Jessica Fino and Danny Mccance 29 Oct 2018 05:57pm

Budget 2018: Hammond goes it alone on digital tax

The chancellor broke ranks with the UK’s global partners and took on the big tech companies in today’s Budget with a UK digital services tax
Caption: Philip Hammond before announcing the Budget 2018

It is aimed at organisations with global turnover in excess of £500m and focusing on those digital platform businesses with a “profitable business in the UK,” which would include the likes of Apple, Amazon and Google.

In a Budget that had plenty of minor giveaways Philip Hammond announced that “austerity is coming to an end, but discipline will remain," as he enjoyed better-than-forecasted economic growth and lower-than-expected borrowing.

In a Budget that “paves the way for a brighter future”, Hammond claimed the UK economy is “back on its feet.”

Economic outlook

According to the Office for Budget Responsibility (OBR), next year’s GDP growth forecast has been lifted from 1.3% to 1.6%. It will then grow 1.4% in 2020 and 2021; 1.5% in 2022; and 1.6% in 2023.

With inflation set for 2% next year, the chancellor said the OBR expects a sustained real wage growth over the next five years.

Read all the news, analysis, and comment on this year's Budget here

Meanwhile, deficit is set to decline to 1.4% next year and to 0.8% by 2023/24, and borrowing will be £11.6bn lower than forecast at the Spring Statement. It is then set to fall from £31.8bn in 2019/20, to £26.7bn in 2020/21, reaching £19.8bn 2023/24.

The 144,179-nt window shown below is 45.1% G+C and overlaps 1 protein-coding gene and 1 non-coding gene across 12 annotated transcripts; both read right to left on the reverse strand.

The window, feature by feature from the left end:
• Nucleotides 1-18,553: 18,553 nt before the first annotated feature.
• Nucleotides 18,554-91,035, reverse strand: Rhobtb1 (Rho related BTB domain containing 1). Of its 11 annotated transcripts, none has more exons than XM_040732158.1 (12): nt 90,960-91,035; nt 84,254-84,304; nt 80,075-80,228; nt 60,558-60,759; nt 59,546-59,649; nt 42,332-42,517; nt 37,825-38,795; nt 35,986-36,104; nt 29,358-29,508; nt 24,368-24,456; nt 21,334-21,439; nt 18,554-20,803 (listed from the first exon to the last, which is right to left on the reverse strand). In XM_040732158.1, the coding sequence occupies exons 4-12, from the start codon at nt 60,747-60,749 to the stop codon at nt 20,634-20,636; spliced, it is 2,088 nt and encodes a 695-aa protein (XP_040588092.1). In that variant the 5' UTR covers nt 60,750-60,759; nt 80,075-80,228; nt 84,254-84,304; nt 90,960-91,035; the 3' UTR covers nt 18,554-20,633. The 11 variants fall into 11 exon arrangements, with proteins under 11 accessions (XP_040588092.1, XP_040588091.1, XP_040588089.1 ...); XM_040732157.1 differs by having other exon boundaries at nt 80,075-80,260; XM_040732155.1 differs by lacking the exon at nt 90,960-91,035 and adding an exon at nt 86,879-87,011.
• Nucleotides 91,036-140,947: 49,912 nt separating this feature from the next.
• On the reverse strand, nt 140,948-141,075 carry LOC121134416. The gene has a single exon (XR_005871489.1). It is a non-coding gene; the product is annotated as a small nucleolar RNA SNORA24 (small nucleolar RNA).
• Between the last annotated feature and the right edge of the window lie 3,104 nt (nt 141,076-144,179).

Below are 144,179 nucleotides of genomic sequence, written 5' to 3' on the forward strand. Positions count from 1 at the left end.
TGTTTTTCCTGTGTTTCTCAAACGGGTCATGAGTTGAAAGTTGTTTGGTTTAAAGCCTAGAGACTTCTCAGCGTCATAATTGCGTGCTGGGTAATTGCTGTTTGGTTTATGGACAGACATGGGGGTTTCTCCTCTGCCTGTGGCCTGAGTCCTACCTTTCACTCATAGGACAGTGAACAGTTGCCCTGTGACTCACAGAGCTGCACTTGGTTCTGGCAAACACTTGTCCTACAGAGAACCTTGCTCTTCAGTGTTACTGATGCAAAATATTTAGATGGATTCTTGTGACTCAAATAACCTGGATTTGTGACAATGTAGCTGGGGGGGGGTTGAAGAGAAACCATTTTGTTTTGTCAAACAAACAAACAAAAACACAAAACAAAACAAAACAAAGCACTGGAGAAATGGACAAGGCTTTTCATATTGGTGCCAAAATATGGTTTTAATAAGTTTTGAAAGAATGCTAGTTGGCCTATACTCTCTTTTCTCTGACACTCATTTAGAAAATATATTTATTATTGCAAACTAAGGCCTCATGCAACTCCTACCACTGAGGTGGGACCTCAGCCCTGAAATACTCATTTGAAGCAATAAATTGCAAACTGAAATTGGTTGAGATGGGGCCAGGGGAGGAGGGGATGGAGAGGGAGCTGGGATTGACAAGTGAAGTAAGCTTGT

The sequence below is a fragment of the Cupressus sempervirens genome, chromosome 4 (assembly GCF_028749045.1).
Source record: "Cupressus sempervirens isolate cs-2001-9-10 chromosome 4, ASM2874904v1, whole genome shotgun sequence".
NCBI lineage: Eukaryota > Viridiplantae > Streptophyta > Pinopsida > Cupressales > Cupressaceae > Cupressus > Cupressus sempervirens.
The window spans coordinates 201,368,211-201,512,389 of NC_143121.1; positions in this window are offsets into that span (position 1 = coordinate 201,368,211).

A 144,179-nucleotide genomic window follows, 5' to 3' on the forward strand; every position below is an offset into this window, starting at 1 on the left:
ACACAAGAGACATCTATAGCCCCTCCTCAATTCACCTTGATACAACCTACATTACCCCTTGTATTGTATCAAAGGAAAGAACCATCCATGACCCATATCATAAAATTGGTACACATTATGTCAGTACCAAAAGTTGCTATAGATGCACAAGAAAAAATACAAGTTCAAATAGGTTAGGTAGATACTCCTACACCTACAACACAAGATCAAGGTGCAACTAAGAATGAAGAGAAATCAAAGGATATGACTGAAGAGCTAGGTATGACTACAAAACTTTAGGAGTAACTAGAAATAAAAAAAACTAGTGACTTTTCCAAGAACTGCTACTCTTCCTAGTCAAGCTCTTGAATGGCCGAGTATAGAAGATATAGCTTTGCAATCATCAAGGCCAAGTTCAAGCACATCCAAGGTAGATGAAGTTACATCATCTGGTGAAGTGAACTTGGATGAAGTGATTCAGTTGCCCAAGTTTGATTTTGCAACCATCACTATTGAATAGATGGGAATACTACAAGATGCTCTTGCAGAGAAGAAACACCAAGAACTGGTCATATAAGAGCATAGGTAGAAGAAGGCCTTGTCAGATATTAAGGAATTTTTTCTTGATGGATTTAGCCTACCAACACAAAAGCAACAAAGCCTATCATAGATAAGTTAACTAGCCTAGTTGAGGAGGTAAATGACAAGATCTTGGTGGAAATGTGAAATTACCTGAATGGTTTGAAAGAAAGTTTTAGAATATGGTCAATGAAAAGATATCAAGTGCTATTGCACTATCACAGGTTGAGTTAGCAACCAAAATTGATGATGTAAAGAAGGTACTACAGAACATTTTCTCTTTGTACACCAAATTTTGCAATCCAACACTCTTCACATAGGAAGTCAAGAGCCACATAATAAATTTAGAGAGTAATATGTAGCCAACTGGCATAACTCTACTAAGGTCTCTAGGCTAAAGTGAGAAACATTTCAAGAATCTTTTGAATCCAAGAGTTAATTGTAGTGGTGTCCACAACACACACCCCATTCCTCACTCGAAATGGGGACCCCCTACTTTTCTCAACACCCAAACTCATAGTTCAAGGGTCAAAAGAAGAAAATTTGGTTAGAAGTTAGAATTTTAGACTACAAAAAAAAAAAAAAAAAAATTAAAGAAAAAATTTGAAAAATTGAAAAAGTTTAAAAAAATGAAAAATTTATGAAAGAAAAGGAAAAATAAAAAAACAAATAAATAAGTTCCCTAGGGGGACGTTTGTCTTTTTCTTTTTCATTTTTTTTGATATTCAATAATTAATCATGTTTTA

The OBR said that, had there been no change in tax or spending, the chancellor might have achieved his fiscal target of eliminating the deficit by 2023/24. But the it expects there now to be a £20bn.


He increased the money allocated for Brexit preparations by £500m, after an initial £2.2bn and the £1.5bn unveiled in the previous budget. In the coming months he will allocate extra money into separate departments, the chancellor said.

He also pledged to take whatever actions is needed as Brexit approaches, including upgrading the Spring Statement to a full Budget in case of a no-deal.

The chancellor announced the National Living Wage will rise from £7.83 to £8.21. He also said the personal allowance will rise to £12,500 and the higher rate threshold to £50,000 from April 2019.

During his speech, Hammond said the government plans to abolish the use of the private finance initiative (PFI) for future projects, claiming he has never signed one in his life and he “doesn’t plan to”.

Small business

The chancellor said the amount SMEs have to contribute towards apprenticeships will be reduced from 10% to 5%, which will cost government £695m.

He announced a £900m business rates support for small businesses, a freeze of the current VAT threshold for two years, the protection of the employment allowance and a new pilot scheme to fund training for the self-employed.

Moreover, he announced an extension to the support for first time buyers, scrapping stamp duty to first time buyers of shared ownership properties up to £500,000.